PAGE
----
. . . In consideration of being relieved of this
  responsibility by the Corporation, the railroad shall
  agree to pay to the Corporation each year for three
  years [certain specified sums]."

45 U.S.C. § 561(a). Under the terms of the RPSA, the railroads explicitly retain certain responsibilities, among them:

(1) providing use of tracks and other facilities, 45 U.S.C. &sec 562,

(2) providing employees to operate and maintain the passenger trains, 45 U.S.C. § 545, and

(3) securing "protective arrangements" for railroad employees to insure that they are not adversely affected by the discontinuance of rail passenger service by the individual railroads, 45 U.S.C. § 565.

Finally, "[t]he right to repeal, alter, or amend [the RPSA] is expressly reserved." 45 U.S.C. § 541.

Pursuant to the RPSA, Amtrak did enter into a Basic Agreement with each of the plaintiff railroads. The Basic Agreement entered into with each railroad follows the RPSA guidelines. Section 2.1 of the Agreement states that, "[f]rom and after May 1, 1971, Railroad shall be relieved of its entire responsibility for the provision of Intercity Rail Passenger Service." The question of pass riders is specifically addressed by Section 7.5 of the Basic Agreement: "Transportation privileges, if any, with respect to business and personal travel of Railroad personnel shall be as determined by NRPC [Amtrak]."

On May 1, 1971, the RPSA and the Basic Agreements entered into thereunder went into effect, and Amtrak took over all passenger rail service from the railroads. Amtrak significantly reduced the pass ridership program from what the railroads had provided; passes were issued only to employees of those railroads which operated trains on behalf of Amtrak, and there were no free passes, only half-fare passes. In 1972, Congress decided to restore the pass rider program to the full scope with which it had operated under the railroads and to make the railroads pay for it. Congress amended the RPSA accordingly:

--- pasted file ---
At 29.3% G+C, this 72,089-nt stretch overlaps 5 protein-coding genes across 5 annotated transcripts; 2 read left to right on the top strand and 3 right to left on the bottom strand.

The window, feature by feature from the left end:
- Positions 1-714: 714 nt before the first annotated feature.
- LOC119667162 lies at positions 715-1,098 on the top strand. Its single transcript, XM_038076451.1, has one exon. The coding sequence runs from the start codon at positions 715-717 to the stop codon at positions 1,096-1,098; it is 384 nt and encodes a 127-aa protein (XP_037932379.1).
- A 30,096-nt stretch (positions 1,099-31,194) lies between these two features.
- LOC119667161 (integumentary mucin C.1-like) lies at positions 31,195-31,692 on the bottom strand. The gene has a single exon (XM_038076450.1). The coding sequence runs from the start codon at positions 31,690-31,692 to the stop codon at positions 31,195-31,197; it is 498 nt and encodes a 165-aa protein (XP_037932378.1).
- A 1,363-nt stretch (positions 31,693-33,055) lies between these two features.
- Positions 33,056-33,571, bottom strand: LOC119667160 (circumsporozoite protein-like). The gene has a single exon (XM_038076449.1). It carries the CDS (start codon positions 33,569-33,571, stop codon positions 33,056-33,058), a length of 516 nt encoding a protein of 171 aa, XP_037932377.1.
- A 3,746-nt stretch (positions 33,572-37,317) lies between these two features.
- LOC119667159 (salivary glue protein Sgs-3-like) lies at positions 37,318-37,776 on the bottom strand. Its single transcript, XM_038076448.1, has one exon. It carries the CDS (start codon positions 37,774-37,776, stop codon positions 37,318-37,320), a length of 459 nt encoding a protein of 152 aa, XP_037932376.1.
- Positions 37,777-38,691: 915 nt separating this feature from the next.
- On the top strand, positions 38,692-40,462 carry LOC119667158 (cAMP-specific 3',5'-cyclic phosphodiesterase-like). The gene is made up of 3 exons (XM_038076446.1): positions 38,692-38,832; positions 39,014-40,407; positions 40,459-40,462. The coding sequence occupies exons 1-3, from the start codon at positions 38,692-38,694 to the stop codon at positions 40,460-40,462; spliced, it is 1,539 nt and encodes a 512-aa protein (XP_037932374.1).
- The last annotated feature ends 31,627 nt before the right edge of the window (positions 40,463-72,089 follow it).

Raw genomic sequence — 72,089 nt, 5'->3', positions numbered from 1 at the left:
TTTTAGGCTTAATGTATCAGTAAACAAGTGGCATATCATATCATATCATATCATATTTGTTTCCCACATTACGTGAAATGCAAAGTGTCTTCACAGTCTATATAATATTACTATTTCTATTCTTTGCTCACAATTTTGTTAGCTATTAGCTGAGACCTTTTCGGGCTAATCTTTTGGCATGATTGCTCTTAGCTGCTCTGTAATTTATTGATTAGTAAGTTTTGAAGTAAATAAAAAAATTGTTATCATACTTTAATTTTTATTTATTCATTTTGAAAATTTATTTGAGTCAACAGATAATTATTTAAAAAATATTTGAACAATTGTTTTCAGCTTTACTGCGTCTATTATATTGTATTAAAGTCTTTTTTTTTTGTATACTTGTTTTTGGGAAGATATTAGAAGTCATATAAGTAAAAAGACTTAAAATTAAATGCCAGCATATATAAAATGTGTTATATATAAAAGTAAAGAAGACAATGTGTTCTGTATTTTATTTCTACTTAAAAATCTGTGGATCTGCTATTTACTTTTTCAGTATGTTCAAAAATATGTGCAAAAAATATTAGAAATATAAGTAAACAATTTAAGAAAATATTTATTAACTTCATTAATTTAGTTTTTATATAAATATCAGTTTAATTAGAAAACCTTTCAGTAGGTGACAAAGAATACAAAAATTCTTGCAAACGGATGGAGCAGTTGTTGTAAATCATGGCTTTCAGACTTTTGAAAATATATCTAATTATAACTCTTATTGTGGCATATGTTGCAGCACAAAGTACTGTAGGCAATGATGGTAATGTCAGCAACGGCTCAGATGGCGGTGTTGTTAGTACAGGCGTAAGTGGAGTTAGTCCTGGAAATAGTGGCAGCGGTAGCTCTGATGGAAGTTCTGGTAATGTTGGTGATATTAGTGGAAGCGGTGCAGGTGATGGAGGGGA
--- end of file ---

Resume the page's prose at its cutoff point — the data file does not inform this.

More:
"The Corporation [Amtrak] shall take such action as
  may be necessary to assure that, to the maximum
  extent practicable, any railroad employee eligible to
  receive free or reduced-rate transportation by
  railroad on April 30, 1971, under the terms of any
  policy or agreement in effect on such date will be
  eligible to receive, provided space is available,
  free or reduced-rate transportation on any intercity
  rail passenger service provided by the Corporation
  under this chapter, on terms similar to those
  available on such date to such railroad employee
  under such policy or agreement. . . . . The
  Corporation shall be reimbursed by the rail-roads by
  way of payment or offset for such costs as may be
  incurred in providing transportation services to
  railroad employees under any policy or agreement
  referred to in the first sentence of this subsection,
  including the costs of implementing and administering
  this section."

Pub.L. No. 92-316 (1972). Amtrak and the railroads failing to agree on a formula for reimbursement, the ICC, acting pursuant to the 1972 amendment, set the rate: $.00079 per passenger-mile of reduced-rate service (Amtrak's estimated variable costs), to be offset by any reduced-rate fares paid by pass riders. In fact, the offset turned out to be complete, so the railroads ended up paying only the costs of administering the pass rider program.

In 1979, Congress amended the passrider provision, revising the formula for reimbursement. By the terms of Pub.L. No. ...